Mental Illness Awareness Week (MIAW) is a time to reflect on the importance of mental health and recognize the impact it has on students’ lives, their learning experiences, and their success outside of the classroom. According to the National Alliance on Mental Illness, one in six U.S. youth ages 6-17 experience a [diagnosed] mental health disorder each year.” This data reminds both parents and educators how vital it is to work together and support the mental health and emotional development of students.

There is a role for everyone in supporting mental health

Both teachers and caregivers play critical roles in nurturing young people’s mental health. Parents and caregivers can help children by making sure they have a predictable routine to make a busy school schedule a little less daunting and help alleviate stress. Setting regular times for meals, studying, extracurricular activities, and break times will provide a routine that promotes structure and balance.

Teachers are typically able to spot behavioral changes based on students’ interactions or performance in the classroom. It’s normal for children to go through changes, and both teachers and caregivers should work together to identify any noticeable differences in behavior to ensure students in need of extra support receive it. Actively supporting the mental health of learners will help them remain focused and become successful in the classroom. And quick interventions to issues students encounter can lead to better outcomes.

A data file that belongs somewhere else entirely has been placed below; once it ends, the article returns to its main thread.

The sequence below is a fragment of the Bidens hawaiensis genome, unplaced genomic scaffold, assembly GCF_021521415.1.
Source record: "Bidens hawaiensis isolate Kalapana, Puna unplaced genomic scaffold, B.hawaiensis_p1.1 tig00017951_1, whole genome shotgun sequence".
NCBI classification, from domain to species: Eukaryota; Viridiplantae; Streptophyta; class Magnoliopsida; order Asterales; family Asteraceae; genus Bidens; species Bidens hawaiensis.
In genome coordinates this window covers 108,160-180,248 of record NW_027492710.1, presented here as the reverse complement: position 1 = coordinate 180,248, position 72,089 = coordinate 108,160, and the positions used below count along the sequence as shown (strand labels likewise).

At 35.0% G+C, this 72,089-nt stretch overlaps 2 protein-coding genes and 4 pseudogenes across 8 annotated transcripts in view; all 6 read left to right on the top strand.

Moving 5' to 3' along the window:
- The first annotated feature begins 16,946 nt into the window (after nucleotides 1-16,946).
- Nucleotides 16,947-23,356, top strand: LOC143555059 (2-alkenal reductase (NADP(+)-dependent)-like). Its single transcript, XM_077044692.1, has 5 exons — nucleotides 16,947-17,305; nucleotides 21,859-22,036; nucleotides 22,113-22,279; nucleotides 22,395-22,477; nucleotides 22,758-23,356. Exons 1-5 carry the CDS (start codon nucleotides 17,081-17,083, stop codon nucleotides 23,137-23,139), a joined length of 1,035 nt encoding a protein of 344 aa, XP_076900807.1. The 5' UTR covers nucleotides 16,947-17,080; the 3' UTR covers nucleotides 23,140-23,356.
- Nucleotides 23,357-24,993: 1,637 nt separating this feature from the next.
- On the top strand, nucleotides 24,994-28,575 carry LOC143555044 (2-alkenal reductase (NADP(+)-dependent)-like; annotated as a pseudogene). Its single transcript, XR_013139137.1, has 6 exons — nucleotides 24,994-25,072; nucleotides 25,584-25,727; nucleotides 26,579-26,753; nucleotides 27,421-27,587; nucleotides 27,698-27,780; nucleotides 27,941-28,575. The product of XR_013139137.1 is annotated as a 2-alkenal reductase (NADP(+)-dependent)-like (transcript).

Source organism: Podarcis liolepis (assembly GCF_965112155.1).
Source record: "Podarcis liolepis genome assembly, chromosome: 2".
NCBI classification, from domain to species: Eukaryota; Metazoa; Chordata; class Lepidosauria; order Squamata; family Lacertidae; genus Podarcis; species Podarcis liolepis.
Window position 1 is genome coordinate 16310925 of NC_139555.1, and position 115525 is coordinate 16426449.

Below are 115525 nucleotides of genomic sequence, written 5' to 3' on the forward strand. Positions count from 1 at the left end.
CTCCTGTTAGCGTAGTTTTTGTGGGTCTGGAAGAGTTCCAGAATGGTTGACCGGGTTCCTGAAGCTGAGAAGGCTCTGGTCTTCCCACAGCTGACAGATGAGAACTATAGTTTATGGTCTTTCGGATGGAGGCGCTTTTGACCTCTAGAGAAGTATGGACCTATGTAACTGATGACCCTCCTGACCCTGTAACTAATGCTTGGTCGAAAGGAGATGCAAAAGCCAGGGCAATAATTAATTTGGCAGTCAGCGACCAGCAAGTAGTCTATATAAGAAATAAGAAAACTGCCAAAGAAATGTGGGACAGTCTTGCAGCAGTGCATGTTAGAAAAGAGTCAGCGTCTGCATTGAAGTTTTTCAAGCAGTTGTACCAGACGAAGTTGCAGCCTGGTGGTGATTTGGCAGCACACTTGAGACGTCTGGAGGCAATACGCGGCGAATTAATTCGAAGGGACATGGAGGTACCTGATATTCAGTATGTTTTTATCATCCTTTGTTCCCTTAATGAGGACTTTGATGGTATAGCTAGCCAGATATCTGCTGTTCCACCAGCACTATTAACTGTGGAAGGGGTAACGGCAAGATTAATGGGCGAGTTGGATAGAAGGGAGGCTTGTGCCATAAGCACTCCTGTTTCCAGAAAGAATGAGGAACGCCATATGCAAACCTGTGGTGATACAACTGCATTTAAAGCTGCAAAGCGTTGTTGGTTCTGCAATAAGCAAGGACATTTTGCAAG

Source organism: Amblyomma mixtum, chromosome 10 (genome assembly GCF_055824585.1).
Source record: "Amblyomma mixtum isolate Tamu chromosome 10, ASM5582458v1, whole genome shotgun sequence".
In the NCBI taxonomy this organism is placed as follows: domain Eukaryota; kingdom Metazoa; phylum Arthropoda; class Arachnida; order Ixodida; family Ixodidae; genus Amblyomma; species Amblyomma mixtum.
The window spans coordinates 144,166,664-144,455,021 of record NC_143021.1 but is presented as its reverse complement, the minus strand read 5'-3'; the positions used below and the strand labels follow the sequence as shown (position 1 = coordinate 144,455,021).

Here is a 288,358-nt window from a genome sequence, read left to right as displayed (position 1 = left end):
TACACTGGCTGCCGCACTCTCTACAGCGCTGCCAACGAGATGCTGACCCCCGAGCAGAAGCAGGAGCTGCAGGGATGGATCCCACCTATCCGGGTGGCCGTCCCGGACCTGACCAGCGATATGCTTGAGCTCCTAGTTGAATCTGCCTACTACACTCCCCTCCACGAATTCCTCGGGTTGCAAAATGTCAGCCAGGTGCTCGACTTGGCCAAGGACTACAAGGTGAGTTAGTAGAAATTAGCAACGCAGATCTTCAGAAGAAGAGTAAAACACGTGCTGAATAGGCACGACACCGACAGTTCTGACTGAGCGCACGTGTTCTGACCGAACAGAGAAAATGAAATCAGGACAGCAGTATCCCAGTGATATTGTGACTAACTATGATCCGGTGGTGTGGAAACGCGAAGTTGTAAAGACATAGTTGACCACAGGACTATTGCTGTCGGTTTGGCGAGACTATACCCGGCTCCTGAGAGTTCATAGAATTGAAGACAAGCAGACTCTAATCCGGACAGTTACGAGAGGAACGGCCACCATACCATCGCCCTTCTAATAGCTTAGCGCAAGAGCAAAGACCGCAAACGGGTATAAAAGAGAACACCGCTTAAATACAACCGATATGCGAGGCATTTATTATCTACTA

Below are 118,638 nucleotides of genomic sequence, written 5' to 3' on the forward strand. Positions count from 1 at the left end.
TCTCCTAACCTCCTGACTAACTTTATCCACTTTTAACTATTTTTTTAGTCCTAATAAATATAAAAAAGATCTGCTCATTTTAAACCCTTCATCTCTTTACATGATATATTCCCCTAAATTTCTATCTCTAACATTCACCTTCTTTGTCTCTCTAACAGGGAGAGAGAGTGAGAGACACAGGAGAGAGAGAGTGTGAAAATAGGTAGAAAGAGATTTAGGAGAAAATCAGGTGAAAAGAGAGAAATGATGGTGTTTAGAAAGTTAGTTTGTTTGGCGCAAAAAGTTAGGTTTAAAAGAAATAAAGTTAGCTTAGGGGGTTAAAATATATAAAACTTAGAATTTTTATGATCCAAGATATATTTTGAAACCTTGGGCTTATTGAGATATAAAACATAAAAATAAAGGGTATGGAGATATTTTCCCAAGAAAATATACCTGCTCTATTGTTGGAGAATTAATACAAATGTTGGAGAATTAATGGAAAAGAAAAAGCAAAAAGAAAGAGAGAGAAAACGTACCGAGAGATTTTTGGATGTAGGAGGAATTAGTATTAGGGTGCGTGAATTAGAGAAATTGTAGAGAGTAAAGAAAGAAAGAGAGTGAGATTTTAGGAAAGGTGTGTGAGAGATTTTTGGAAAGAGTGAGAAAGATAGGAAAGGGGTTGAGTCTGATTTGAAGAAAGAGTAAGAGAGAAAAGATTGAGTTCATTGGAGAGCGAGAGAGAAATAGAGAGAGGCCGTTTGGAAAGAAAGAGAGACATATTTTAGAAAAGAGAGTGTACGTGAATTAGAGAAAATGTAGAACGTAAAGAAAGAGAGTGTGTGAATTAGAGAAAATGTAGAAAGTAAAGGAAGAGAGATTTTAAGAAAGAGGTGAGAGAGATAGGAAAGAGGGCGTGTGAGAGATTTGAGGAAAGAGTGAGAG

Mirror healthy coping traits

Adults are the biggest role models for young students, and caregivers can help youth demonstrate how to deal with emotions in healthy ways. Adults should encourage kids to communicate their feelings and ensure they know that they are loved and supported. This helps them learn to express themselves and not hold their feelings in. Grownups should also teach children how to effectively solve problems and positively address conflict. Seizing opportunities to show kids examples of healthy coping skills can make a profound impact. Problem solving and healthy communication assists kids in dealing with challenges that come their way, and they will begin to gain the wisdom to intuitively know when to seek help from an adult who cares.

Encourage social connections 

Encouraging students to build strong social connections goes far to establish a sense of belonging and aids in their overall development. Teachers can create opportunities for students to collaborate (e.g., projects), play safely together, and learn about different cultures, which enhances empathy while reducing conflict. Setting aside designated time for students to decompress and enjoy each other’s company is a form of self-care and also serves as a much-needed break after an action-packed day. Students share a common experience together and should be able to lean on one another for support. These connections let kids know they are not alone and build supportive relationships that can last years.

While it is impossible to completely remove all stress from learners’ lives, taking steps to actively prioritize mental health and build communication skills promotes overall health and well-being. Kids greatly benefit from having adults invest in their mental well-being and care, so they should come together to create an environment where the emotional and social needs of children come first, in and out of the classroom.